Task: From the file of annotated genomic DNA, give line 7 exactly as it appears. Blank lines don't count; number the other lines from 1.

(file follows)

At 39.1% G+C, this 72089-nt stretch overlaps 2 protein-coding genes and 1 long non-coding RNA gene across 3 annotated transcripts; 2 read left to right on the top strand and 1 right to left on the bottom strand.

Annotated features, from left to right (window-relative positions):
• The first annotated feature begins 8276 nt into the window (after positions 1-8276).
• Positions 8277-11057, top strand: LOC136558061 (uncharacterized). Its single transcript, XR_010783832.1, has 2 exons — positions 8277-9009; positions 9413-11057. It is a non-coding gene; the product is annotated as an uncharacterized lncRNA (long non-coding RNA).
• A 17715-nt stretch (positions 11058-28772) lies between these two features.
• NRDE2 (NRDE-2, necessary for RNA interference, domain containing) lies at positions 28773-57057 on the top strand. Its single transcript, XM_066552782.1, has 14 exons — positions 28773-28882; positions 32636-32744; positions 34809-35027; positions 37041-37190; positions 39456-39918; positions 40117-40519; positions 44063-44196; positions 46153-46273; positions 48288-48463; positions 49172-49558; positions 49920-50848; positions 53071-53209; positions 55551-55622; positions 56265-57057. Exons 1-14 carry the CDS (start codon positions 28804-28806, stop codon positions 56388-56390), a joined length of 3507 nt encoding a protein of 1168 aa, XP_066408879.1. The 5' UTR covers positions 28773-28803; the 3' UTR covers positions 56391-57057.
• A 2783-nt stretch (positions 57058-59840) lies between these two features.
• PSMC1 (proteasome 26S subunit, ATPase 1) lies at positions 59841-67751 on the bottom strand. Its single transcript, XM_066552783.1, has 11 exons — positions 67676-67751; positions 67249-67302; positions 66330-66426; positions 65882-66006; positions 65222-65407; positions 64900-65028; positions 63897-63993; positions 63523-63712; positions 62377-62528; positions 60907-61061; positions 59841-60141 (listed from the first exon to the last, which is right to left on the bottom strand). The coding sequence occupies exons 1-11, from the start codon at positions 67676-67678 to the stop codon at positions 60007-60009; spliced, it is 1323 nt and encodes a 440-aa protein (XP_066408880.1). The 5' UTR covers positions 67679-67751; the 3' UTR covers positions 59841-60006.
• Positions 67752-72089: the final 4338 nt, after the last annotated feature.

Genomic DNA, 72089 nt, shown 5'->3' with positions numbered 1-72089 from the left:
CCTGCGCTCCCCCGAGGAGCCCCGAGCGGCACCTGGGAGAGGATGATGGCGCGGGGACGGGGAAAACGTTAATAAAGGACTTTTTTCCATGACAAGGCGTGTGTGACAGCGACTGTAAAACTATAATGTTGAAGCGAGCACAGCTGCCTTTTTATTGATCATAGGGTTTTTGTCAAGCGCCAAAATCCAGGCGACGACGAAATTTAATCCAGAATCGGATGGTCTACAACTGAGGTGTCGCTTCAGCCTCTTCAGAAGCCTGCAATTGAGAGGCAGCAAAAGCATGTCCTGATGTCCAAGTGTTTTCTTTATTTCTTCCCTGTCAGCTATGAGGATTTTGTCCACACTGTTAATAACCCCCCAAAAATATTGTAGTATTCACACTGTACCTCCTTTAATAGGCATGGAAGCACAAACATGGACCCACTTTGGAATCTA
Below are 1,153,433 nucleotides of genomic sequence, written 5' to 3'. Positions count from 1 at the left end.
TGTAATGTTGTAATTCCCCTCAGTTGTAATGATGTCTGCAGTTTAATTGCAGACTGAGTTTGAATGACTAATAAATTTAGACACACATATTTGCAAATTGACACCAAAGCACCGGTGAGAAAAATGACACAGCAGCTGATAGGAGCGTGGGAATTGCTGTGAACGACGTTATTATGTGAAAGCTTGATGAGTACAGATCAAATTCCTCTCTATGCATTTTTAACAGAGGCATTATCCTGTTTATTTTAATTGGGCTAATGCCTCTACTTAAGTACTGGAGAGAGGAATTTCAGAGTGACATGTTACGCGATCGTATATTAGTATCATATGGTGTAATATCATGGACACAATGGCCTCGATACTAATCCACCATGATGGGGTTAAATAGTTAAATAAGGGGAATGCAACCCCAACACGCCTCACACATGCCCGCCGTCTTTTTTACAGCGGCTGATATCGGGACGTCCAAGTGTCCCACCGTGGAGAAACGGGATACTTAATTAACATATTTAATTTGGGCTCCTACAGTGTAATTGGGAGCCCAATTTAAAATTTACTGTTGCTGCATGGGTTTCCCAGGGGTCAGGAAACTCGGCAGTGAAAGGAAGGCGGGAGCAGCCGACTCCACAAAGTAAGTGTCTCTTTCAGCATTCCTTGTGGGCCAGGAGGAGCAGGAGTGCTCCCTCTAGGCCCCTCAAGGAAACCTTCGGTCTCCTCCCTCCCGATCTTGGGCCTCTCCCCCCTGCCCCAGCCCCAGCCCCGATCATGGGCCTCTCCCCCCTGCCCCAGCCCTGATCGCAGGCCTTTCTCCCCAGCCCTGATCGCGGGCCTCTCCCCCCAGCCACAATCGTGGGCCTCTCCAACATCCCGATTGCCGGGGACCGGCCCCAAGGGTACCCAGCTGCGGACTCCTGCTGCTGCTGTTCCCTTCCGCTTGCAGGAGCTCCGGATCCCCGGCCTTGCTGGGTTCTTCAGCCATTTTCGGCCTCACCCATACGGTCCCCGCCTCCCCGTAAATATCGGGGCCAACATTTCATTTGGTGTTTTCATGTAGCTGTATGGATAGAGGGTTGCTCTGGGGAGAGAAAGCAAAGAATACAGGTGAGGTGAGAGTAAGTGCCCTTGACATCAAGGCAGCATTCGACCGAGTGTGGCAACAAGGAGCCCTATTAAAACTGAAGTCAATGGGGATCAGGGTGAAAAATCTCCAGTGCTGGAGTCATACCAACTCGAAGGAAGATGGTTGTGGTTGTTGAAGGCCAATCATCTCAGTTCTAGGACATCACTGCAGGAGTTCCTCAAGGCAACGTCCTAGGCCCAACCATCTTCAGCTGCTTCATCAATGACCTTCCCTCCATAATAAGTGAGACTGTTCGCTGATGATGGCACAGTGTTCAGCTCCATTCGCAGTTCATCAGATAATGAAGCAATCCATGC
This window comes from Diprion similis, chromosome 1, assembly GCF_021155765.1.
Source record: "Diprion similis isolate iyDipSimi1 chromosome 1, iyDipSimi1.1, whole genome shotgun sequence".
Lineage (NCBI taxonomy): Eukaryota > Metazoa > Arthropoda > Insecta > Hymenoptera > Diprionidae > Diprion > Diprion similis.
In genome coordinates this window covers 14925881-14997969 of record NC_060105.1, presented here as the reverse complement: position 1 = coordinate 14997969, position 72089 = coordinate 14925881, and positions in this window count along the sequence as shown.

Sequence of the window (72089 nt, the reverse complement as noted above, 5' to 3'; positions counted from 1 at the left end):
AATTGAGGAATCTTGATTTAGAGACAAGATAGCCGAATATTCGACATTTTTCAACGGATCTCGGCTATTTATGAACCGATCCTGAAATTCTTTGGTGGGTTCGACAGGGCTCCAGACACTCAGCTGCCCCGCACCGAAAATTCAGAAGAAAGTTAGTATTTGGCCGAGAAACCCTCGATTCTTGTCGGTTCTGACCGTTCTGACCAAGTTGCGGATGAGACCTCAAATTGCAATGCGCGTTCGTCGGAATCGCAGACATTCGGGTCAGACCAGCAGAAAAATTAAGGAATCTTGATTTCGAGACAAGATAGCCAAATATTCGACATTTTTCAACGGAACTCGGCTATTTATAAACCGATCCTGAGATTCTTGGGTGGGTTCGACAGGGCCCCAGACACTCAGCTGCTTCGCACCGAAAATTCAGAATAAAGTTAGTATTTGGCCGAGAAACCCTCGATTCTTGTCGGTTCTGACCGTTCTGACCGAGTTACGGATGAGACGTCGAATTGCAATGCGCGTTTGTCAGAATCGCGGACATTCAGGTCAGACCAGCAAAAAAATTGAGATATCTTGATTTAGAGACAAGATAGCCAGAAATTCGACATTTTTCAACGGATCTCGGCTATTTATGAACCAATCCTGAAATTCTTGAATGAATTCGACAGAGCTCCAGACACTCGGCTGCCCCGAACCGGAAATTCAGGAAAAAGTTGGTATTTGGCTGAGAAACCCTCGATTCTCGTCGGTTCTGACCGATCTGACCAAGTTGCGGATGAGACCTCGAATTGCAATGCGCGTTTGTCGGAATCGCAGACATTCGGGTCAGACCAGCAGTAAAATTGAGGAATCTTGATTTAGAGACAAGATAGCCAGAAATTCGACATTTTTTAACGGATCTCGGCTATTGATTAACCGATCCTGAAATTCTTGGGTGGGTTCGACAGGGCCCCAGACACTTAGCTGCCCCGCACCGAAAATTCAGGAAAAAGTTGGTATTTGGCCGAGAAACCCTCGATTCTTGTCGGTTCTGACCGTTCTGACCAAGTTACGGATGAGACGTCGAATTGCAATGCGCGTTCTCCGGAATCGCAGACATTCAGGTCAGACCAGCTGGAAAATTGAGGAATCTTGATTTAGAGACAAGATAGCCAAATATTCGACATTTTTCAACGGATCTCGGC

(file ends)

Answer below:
• A 2783-nt stretch (positions 57058-59840) lies between these two features.